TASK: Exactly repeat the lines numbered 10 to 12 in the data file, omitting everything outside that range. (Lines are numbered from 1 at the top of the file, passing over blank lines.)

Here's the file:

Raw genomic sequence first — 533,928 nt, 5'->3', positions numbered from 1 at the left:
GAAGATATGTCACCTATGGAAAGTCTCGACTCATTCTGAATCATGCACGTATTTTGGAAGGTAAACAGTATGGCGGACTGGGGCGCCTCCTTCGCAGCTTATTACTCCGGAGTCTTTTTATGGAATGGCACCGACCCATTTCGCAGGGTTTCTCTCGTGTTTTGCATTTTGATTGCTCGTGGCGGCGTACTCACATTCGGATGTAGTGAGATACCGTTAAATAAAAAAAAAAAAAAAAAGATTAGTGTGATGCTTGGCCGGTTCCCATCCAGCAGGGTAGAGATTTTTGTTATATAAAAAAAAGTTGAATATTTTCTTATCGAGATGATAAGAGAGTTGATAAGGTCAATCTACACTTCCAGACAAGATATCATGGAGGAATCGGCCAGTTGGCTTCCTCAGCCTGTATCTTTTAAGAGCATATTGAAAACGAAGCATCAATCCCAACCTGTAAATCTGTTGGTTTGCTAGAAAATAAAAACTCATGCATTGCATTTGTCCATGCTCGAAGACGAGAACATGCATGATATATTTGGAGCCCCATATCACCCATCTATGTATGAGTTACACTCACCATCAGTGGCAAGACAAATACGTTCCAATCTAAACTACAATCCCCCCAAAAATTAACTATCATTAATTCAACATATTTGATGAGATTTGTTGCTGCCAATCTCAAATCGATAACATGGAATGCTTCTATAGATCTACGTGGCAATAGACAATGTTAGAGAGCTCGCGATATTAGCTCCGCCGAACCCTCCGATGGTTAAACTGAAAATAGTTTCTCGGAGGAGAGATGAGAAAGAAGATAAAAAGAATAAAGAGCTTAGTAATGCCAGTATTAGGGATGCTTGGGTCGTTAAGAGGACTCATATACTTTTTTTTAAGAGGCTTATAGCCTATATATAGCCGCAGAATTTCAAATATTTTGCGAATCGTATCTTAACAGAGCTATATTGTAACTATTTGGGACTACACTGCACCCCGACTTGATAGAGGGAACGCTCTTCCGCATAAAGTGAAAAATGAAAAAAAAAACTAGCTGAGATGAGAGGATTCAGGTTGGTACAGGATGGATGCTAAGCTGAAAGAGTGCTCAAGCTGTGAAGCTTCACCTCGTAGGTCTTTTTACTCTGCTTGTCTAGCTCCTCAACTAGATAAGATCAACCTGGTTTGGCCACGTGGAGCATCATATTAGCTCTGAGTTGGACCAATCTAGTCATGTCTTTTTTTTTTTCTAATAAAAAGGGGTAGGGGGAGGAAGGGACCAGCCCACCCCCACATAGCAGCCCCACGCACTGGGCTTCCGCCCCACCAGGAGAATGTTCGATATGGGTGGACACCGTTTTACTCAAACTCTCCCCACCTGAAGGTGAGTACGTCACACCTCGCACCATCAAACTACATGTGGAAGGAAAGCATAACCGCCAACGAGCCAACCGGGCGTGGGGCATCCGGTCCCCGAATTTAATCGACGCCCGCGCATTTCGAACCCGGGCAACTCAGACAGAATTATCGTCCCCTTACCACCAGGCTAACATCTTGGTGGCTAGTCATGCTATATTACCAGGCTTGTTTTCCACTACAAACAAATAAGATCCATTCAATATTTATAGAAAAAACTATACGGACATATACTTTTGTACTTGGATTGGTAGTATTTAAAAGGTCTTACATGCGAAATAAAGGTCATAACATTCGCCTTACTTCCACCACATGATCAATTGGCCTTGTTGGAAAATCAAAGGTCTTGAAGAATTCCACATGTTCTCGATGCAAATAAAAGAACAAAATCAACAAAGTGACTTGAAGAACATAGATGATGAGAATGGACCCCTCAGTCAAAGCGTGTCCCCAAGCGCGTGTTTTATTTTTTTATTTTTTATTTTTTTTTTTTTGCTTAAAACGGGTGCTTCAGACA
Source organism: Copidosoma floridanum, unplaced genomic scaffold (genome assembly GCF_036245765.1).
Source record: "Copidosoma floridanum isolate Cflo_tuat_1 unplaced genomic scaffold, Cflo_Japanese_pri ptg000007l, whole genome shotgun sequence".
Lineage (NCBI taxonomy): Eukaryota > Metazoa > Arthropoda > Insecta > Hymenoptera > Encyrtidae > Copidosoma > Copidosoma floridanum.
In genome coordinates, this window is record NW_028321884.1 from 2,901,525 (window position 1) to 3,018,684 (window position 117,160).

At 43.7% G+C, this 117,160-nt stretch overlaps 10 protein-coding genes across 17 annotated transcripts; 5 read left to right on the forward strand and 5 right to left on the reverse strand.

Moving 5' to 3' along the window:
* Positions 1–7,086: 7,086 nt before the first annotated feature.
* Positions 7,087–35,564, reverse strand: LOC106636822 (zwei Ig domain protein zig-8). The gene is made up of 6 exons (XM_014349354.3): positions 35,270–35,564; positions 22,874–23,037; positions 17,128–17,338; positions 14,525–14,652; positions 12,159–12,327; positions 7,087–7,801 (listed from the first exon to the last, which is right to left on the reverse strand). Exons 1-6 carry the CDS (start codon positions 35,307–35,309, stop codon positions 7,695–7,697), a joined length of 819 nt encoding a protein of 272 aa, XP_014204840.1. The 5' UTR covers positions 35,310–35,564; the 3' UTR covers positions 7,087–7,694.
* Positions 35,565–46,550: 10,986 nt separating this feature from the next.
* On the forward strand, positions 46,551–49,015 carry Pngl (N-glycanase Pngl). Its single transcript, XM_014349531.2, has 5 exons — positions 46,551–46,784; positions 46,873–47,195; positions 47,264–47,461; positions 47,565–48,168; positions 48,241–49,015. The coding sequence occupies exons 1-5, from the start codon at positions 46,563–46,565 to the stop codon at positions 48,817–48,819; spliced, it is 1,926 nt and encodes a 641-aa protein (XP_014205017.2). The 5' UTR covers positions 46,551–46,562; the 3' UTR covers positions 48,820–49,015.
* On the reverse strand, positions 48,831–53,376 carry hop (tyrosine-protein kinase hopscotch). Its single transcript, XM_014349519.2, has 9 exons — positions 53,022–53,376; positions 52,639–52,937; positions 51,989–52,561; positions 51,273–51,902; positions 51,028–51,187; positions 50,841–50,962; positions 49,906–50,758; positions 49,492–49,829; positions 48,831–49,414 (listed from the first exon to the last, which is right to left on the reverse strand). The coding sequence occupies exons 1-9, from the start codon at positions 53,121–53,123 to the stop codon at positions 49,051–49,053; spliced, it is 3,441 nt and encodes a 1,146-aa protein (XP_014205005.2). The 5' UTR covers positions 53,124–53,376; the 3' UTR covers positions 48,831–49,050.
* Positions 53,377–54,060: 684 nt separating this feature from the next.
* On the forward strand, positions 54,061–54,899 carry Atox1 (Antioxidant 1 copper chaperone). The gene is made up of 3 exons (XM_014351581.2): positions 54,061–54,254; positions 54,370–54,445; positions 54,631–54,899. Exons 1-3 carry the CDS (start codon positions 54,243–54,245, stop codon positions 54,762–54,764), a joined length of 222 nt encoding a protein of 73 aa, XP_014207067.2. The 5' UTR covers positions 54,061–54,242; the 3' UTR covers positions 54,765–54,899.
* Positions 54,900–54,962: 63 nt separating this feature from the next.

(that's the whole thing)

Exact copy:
* Positions 7,087–35,564, reverse strand: LOC106636822 (zwei Ig domain protein zig-8). The gene is made up of 6 exons (XM_014349354.3): positions 35,270–35,564; positions 22,874–23,037; positions 17,128–17,338; positions 14,525–14,652; positions 12,159–12,327; positions 7,087–7,801 (listed from the first exon to the last, which is right to left on the reverse strand). Exons 1-6 carry the CDS (start codon positions 35,307–35,309, stop codon positions 7,695–7,697), a joined length of 819 nt encoding a protein of 272 aa, XP_014204840.1. The 5' UTR covers positions 35,310–35,564; the 3' UTR covers positions 7,087–7,694.
* Positions 35,565–46,550: 10,986 nt separating this feature from the next.
* On the forward strand, positions 46,551–49,015 carry Pngl (N-glycanase Pngl). Its single transcript, XM_014349531.2, has 5 exons — positions 46,551–46,784; positions 46,873–47,195; positions 47,264–47,461; positions 47,565–48,168; positions 48,241–49,015. The coding sequence occupies exons 1-5, from the start codon at positions 46,563–46,565 to the stop codon at positions 48,817–48,819; spliced, it is 1,926 nt and encodes a 641-aa protein (XP_014205017.2). The 5' UTR covers positions 46,551–46,562; the 3' UTR covers positions 48,820–49,015.